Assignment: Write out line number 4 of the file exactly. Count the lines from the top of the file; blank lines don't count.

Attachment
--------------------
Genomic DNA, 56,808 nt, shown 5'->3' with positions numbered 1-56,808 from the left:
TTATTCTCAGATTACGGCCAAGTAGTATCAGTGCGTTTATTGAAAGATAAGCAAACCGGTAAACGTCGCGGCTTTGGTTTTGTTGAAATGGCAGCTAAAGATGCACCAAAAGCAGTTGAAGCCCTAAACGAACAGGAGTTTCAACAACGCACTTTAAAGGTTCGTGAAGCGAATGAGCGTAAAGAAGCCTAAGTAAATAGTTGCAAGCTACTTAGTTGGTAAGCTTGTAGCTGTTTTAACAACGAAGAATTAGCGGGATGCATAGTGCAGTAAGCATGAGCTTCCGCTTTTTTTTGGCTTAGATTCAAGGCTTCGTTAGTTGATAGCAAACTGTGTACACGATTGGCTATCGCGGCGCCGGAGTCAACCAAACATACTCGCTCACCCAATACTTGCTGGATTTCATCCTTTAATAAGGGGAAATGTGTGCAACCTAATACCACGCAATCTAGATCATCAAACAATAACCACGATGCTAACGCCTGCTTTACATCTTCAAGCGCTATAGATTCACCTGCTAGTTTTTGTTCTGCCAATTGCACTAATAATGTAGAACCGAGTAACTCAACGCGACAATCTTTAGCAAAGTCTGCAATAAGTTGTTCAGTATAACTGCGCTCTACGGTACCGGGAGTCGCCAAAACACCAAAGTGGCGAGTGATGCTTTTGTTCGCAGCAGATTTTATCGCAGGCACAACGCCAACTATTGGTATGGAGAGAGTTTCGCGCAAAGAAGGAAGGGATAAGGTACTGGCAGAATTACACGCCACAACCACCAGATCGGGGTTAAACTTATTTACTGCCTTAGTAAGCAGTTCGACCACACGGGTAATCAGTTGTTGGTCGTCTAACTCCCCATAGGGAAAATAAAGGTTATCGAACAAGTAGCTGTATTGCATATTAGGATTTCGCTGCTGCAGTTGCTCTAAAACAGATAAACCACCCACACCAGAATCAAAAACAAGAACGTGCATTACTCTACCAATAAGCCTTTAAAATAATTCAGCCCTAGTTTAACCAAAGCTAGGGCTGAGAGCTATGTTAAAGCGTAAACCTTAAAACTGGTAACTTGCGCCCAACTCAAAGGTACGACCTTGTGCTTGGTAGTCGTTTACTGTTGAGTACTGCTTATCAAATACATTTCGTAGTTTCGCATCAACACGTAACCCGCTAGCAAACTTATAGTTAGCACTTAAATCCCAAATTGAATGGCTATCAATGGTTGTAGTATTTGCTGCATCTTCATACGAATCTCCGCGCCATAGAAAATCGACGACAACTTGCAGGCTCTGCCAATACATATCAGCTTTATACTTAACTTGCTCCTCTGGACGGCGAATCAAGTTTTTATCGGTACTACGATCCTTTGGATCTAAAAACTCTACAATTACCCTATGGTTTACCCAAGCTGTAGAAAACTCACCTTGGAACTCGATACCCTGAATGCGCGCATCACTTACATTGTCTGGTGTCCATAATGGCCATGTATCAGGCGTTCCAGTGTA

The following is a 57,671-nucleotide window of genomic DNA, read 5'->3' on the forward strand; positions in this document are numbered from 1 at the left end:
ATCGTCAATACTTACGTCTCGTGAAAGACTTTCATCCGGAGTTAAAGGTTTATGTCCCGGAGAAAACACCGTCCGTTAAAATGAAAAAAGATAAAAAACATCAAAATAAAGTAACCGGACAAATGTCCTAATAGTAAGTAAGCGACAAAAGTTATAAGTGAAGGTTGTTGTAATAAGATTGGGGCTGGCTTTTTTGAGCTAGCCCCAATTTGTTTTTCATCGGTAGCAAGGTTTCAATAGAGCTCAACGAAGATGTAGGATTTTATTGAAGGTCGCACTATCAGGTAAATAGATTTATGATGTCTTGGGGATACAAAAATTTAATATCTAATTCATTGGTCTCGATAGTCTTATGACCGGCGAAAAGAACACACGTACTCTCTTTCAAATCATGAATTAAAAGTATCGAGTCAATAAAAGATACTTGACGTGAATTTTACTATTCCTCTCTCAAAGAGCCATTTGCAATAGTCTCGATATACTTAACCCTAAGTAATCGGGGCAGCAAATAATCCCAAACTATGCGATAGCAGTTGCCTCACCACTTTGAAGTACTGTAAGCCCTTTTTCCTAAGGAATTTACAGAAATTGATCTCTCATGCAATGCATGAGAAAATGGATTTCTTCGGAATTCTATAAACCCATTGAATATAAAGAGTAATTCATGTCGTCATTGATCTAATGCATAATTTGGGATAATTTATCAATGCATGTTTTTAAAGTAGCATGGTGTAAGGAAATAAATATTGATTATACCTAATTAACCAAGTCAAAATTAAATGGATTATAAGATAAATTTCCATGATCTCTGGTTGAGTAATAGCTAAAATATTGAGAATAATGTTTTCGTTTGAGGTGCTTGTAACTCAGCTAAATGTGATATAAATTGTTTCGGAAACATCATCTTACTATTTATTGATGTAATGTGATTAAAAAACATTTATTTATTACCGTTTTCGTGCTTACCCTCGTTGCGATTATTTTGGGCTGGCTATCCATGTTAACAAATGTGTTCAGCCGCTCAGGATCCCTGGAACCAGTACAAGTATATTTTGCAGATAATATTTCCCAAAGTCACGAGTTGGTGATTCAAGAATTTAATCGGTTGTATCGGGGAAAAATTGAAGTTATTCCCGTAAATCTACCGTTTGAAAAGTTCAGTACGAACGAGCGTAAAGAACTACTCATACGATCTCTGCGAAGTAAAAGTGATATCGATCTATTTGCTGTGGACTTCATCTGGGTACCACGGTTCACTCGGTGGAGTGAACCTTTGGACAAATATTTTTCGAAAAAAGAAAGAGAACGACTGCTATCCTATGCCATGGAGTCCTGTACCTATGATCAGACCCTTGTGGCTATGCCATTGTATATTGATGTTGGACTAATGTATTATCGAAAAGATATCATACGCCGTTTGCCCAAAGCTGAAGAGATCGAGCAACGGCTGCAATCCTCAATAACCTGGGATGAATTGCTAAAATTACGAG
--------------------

ATCGTCAATACTTACGTCTCGTGAAAGACTTTCATCCGGAGTTAAAGGTTTATGTCCCGGAGAAAACACCGTCCGTTAAAATGAAAAAAGATAAAAAACATCAAAATAAAGTAACCGGACAAATGTCCTAATAGTAAGTAAGCGACAAAAGTTATAAGTGAAGGTTGTTGTAATAAGATTGGGGCTGGCTTTTTTGAGCTAGCCCCAATTTGTTTTTCATCGGTAGCAAGGTTTCAATAGAGCTCAACGAAGATGTAGGATTTTATTGAAGGTCGCACTATCAGGTAAATAGATTTATGATGTCTTGGGGATACAAAAATTTAATATCTAATTCATTGGTCTCGATAGTCTTATGACCGGCGAAAAGAACACACGTACTCTCTTTCAAATCATGAATTAAAAGTATCGAGTCAATAAAAGATACTTGACGTGAATTTTACTATTCCTCTCTCAAAGAGCCATTTGCAATAGTCTCGATATACTTAACCCTAAGTAATCGGGGCAGCAAATAATCCCAAACTATGCGATAGCAGTTGCCTCACCACTTTGAAGTACTGTAAGCCCTTTTTCCTAAGGAATTTACAGAAATTGATCTCTCATGCAATGCATGAGAAAATGGATTTCTTCGGAATTCTATAAACCCATTGAATATAAAGAGTAATTCATGTCGTCATTGATCTAATGCATAATTTGGGATAATTTATCAATGCATGTTTTTAAAGTAGCATGGTGTAAGGAAATAAATATTGATTATACCTAATTAACCAAGTCAAAATTAAATGGATTATAAGATAAATTTCCATGATCTCTGGTTGAGTAATAGCTAAAATATTGAGAATAATGTTTTCGTTTGAGGTGCTTGTAACTCAGCTAAATGTGATATAAATTGTTTCGGAAACATCATCTTACTATTTATTGATGTAATGTGATTAAAAAACATTTATTTATTACCGTTTTCGTGCTTACCCTCGTTGCGATTATTTTGGGCTGGCTATCCATGTTAACAAATGTGTTCAGCCGCTCAGGATCCCTGGAACCAGTACAAGTATATTTTGCAGATAATATTTCCCAAAGTCACGAGTTGGTGATTCAAGAATTTAATCGGTTGTATCGGGGAAAAATTGAAGTTATTCCCGTAAATCTACCGTTTGAAAAGTTCAGTACGAACGAGCGTAAAGAACTACTCATACGATCTCTGCGAAGTAAAAGTGATATCGATCTATTTGCTGTGGACTTCATCTGGGTACCACGGTTCACTCGGTGGAGTGAACCTTTGGACAAATATTTTTCGAAAAAAGAAAGAGAACGACTGCTATCCTATGCCATGGAGTCCTGTACCTATGATCAGACCCTTGTGGCTATGCCATTGTATATTGATGTTGGACTAATGTATTATCGAAAAGATATCATACGCCGTTTGCCCAAAGCTGAAGAGATCGAGCAACGGCTGCAATCCTCAATAACCTGGGATGAATTGCTAAAATTACGAG